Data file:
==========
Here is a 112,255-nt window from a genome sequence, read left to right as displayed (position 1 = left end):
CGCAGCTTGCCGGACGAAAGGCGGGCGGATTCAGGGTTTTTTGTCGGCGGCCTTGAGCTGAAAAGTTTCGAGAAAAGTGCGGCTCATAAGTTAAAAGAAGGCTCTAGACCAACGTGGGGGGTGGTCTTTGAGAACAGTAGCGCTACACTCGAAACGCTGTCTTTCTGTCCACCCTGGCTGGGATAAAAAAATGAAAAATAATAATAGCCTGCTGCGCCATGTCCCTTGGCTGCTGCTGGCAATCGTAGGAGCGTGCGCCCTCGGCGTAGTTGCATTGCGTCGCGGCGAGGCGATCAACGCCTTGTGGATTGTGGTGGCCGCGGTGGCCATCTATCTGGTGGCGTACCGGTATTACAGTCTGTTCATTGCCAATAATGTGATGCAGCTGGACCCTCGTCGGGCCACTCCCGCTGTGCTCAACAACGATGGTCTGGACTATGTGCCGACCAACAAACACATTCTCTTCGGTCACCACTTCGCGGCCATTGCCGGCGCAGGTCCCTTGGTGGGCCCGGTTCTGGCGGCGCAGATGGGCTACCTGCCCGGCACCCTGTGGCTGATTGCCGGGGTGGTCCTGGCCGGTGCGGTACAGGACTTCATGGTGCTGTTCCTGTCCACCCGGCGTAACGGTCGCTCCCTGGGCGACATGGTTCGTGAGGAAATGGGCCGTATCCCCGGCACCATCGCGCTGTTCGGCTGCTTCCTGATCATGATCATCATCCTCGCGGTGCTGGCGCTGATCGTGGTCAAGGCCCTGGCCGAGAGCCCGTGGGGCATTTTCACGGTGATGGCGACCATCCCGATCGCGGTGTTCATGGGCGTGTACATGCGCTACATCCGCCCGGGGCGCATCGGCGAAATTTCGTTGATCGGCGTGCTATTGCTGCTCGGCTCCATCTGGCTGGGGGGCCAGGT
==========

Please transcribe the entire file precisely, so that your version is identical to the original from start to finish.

Here is a 112,255-nt window from a genome sequence, read left to right as displayed (position 1 = left end):
CGCAGCTTGCCGGACGAAAGGCGGGCGGATTCAGGGTTTTTTGTCGGCGGCCTTGAGCTGAAAAGTTTCGAGAAAAGTGCGGCTCATAAGTTAAAAGAAGGCTCTAGACCAACGTGGGGGGTGGTCTTTGAGAACAGTAGCGCTACACTCGAAACGCTGTCTTTCTGTCCACCCTGGCTGGGATAAAAAAATGAAAAATAATAATAGCCTGCTGCGCCATGTCCCTTGGCTGCTGCTGGCAATCGTAGGAGCGTGCGCCCTCGGCGTAGTTGCATTGCGTCGCGGCGAGGCGATCAACGCCTTGTGGATTGTGGTGGCCGCGGTGGCCATCTATCTGGTGGCGTACCGGTATTACAGTCTGTTCATTGCCAATAATGTGATGCAGCTGGACCCTCGTCGGGCCACTCCCGCTGTGCTCAACAACGATGGTCTGGACTATGTGCCGACCAACAAACACATTCTCTTCGGTCACCACTTCGCGGCCATTGCCGGCGCAGGTCCCTTGGTGGGCCCGGTTCTGGCGGCGCAGATGGGCTACCTGCCCGGCACCCTGTGGCTGATTGCCGGGGTGGTCCTGGCCGGTGCGGTACAGGACTTCATGGTGCTGTTCCTGTCCACCCGGCGTAACGGTCGCTCCCTGGGCGACATGGTTCGTGAGGAAATGGGCCGTATCCCCGGCACCATCGCGCTGTTCGGCTGCTTCCTGATCATGATCATCATCCTCGCGGTGCTGGCGCTGATCGTGGTCAAGGCCCTGGCCGAGAGCCCGTGGGGCATTTTCACGGTGATGGCGACCATCCCGATCGCGGTGTTCATGGGCGTGTACATGCGCTACATCCGCCCGGGGCGCATCGGCGAAATTTCGTTGATCGGCGTGCTATTGCTGCTCGGCTCCATCTGGCTGGGGGGCCAGGT